Lesson one of my Spring 2021 Intro to Electronics for Kids class! This week we go over the basic kit, talk a little bit about electricity, and then connect up an LED to a power source to watch it glow!
The basic parts
The kit for this class consists of the following parts:
Provided in the kit
- Solderless Breadboard
- QT-Py Microcontroller
- Assorted LEDs
- 220 Ω Resistor
- 10k Ω Resistor
- Tactile Switch
- Jumper Cables
- Micro-USB to USB-C Adaptor
You Will Need
- A USB Power Cable - EIther Micro-USB or USB-C
- A USB Power Supply - A cellphone charger or battery works great for this
You might want
- An extension cord if your USB cable isn’t long enuogh to reach the table you’re working on
- A tray or bowl to hold the peices you’re not using
Step 1: The Breadboard
Solderless breadboards are a really great experimenting tool. It allows us to easily connect, disconnect, and reconnect different components without having to twist wires together, or use a more permenant connection like soldering. The breadboard we’re using has 4 areas. On the edges are two long columns with blue and red bars along side. These are labeled + and - at the ends. These are usually used as power rails, with + for positive, and - for negative. A lot of times we call the negative power rail ‘ground’. Each hole in these columns is connected under the board so anything plugged into one hold of the + rail is connected to anything plugged into any other hole.
The other two areas are connected in rows instead of columns. So row 1, columns a, b, c, d, and e are all connected together. There is a central dividing line separating the two halves of the breadboard. On the other side, row 1, columns f, g, h, i, j are also all connected together. This gives us 60 separate rows to use as connections for components, plenty for our experiments.
Step 2: The QT-Py Microcontroller
First, lets place the QT-Py microcontroller onto the breadboard.
Orient the breadboard so that the number 1 row is on the left, and the number 30 is on your right.
Line up the QT-Py with the USB-C plug on the left, and gently press the pins into the breadboard with pins 1 through 7. You might need to wiggle the microcontroller back and forth a little bit to ease it into the breadboard.
Once you have the microcontroller plugged into the breadboard. Go ahead and hook up your USB cable to power, and plug it into the QT-Py microcontroller. If powered, the on-board LED should change colors and then stay on red.
Step 3: The LED
Now let’s place our Light Emitting Diode, or LED onto the breadboard. You’ll notice that the LED has two legs, and one is slightly longer than the other. This is important, as electricity can only flow through a LED in one direction, but not the other.
The longer leg is the positive leg, and must be connected to the power source. Plug the LED into the breadboard with the long leg in row 25, and the short leg in row 26.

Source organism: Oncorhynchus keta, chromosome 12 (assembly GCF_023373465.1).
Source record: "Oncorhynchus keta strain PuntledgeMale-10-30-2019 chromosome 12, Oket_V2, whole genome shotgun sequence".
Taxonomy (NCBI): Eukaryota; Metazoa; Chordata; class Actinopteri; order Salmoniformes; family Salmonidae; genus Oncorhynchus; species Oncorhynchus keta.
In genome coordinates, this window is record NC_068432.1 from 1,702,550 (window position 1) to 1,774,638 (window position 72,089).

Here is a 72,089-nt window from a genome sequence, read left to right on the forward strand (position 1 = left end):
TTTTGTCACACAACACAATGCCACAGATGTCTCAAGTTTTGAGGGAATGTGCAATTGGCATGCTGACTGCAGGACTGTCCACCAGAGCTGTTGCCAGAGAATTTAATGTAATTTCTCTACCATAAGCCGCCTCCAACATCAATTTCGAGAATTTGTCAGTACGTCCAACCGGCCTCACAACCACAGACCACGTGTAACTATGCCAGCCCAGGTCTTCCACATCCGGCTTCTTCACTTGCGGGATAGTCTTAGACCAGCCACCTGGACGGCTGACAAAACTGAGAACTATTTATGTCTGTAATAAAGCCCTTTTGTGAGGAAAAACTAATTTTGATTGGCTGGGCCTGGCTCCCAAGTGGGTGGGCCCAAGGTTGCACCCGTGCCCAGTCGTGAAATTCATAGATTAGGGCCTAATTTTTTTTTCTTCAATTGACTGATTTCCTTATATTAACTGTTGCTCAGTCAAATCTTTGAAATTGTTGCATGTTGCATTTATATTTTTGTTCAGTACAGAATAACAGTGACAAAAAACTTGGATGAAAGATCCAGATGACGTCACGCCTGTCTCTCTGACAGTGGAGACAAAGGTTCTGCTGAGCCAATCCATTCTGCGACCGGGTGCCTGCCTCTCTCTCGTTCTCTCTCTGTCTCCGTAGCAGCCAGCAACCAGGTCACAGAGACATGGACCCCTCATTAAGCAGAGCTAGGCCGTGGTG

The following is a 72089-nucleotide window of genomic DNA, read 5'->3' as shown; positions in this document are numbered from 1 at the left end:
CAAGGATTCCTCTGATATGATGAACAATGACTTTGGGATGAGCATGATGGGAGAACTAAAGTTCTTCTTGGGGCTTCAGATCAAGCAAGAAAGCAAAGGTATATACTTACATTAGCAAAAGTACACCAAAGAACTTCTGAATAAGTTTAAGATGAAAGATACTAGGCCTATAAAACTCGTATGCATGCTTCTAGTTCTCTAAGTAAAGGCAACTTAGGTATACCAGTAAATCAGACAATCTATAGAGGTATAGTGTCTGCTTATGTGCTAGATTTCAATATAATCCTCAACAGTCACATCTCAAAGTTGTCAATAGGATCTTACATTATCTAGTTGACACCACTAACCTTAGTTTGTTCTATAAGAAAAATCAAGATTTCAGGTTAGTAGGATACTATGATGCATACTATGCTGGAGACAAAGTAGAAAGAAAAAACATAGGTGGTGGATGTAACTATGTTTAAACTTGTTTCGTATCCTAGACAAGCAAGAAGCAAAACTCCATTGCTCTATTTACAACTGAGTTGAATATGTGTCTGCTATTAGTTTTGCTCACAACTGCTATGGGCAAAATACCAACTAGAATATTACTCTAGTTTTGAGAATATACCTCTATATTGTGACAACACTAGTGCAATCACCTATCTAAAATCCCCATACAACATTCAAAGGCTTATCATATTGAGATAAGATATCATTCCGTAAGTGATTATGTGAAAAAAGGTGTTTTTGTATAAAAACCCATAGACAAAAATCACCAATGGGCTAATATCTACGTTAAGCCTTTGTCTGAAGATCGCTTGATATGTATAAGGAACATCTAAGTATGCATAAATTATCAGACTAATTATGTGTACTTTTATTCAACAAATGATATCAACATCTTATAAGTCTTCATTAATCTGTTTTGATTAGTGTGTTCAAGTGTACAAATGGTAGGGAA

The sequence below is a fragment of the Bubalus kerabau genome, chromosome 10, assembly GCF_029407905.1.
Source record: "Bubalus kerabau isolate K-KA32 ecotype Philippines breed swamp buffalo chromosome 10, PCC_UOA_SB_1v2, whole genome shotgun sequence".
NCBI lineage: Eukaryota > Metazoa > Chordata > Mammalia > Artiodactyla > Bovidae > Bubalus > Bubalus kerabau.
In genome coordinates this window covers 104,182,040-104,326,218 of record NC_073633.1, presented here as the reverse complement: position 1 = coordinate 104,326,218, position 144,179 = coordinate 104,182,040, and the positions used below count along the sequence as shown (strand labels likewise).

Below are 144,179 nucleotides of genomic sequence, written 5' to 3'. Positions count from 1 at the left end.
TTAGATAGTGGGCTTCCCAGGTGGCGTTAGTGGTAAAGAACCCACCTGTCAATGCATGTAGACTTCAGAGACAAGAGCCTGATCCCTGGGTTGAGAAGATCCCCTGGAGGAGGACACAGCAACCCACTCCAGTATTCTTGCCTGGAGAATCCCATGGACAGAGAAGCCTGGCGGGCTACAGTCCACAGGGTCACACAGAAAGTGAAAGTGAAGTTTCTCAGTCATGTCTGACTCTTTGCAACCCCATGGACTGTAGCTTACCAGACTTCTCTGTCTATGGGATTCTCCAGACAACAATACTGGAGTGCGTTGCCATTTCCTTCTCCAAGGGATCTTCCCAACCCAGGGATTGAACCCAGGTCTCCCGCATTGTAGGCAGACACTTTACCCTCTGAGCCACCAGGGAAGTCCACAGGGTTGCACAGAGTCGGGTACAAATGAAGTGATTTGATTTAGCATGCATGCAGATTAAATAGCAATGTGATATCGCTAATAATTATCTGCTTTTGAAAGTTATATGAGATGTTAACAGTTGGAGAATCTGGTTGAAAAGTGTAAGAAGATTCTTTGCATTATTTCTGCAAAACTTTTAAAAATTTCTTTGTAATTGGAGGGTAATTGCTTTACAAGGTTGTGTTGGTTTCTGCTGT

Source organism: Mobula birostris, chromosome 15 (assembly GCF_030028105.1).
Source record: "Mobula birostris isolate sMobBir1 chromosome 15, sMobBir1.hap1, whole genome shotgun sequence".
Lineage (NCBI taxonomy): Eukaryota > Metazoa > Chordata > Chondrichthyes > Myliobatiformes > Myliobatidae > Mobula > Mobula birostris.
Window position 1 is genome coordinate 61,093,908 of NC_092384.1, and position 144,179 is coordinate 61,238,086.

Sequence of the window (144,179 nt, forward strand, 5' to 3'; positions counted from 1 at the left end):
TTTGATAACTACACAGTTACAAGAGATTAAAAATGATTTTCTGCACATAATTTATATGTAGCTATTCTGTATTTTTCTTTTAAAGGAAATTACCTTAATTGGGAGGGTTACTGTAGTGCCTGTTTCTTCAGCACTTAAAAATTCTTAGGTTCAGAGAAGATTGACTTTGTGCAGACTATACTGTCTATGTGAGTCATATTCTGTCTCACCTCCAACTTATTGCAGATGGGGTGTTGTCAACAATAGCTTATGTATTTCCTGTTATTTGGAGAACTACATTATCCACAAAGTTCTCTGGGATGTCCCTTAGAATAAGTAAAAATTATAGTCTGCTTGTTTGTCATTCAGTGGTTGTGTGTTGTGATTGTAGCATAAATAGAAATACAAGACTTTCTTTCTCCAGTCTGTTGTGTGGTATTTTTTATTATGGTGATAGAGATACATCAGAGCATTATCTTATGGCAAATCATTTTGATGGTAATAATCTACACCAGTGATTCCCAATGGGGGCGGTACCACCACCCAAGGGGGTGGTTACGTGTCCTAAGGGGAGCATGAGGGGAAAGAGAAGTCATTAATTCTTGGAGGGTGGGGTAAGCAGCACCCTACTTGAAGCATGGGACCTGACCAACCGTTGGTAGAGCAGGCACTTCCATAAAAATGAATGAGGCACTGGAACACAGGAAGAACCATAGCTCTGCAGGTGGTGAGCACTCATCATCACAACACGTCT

Step 4: The Resistor
We’re using pretty low voltages in our circuit (only 3 volts), with very little power (only 500 milli-Apms). However a LED may sometimes draw a lot of current, so it is always safest to have a current-limiting resistor in the circuit with the LED. Resistors are measured in Ohms, and use the greek symbol capitol Omega – Ω – to represent it. In our kit we have two resistors, a 10,000 Ω resistor (usually abbreviated as 10k Ω) and a 220 Ω resistor.
The reistor is omni-directional, meaning it does not matter which way you put it into the circuit. Plug one leg of the reistor into (26, c) in front of the LED, the same row the short leg of the LED is connected. Plug the other leg into the very top row of the breadboard with the blue line running along side.
The bigger resistor in our kit is the 10k Ω one. The higher the resistance, the less current is allowed to flow through the circuit, and the dimmer the LED will be. A lower value resistor allows more current to flow, and the LED will be brighter.
It doesn’t matter which resistor you use here to start. Try changing them later to see the difference in brightness.
Step 5: Positive Power
We’re using the microcontroller to provide 3 volts of power for us. This will come from the pin on the microcontroller labelled 3V. This is row 3 on the upper side of the breadboard, columns f, g, h, i, j. The microcontroller covers up columns f and g, so we’ll connect one of our jumper wires up to (3, i) on our breadboard. This needs to connect to the positive leg of our LED, which we have connected to row 25. So lets plug the other end of this wire into (25, a). It doesn’t matter what color you use.
Step 6: Ground
Lastly we need to complete our circuit by closing connecting the negative, or ground, rail back to the ground pin on the microcontroller. We can do this by connecting another jumper wire from (2, j) to the negative rail, the one with the blue line next to it.
Our LED should light up at this point!
Step 7: Experiment
What happens if you change the resistor?
What happens when you disconnect any of the jumper wires?
What happens when you unplug the microcontroller from the USB cable?
What happens if you put in a different colored LED?
What happens if you put the LED in the wrong way?
What happens if you plug in more than one LED to rows 25 and 26?
What happens if you move a jumper wire to a different hole in the same row?
That’s it for this lesson. In this we learned:
- Electricity flows in a close loop, called a circuit
- LEDs have a direction, and the long leg is the positive leg
- Reistors limit the flow of current. The higher the resistance, the dimmer the LED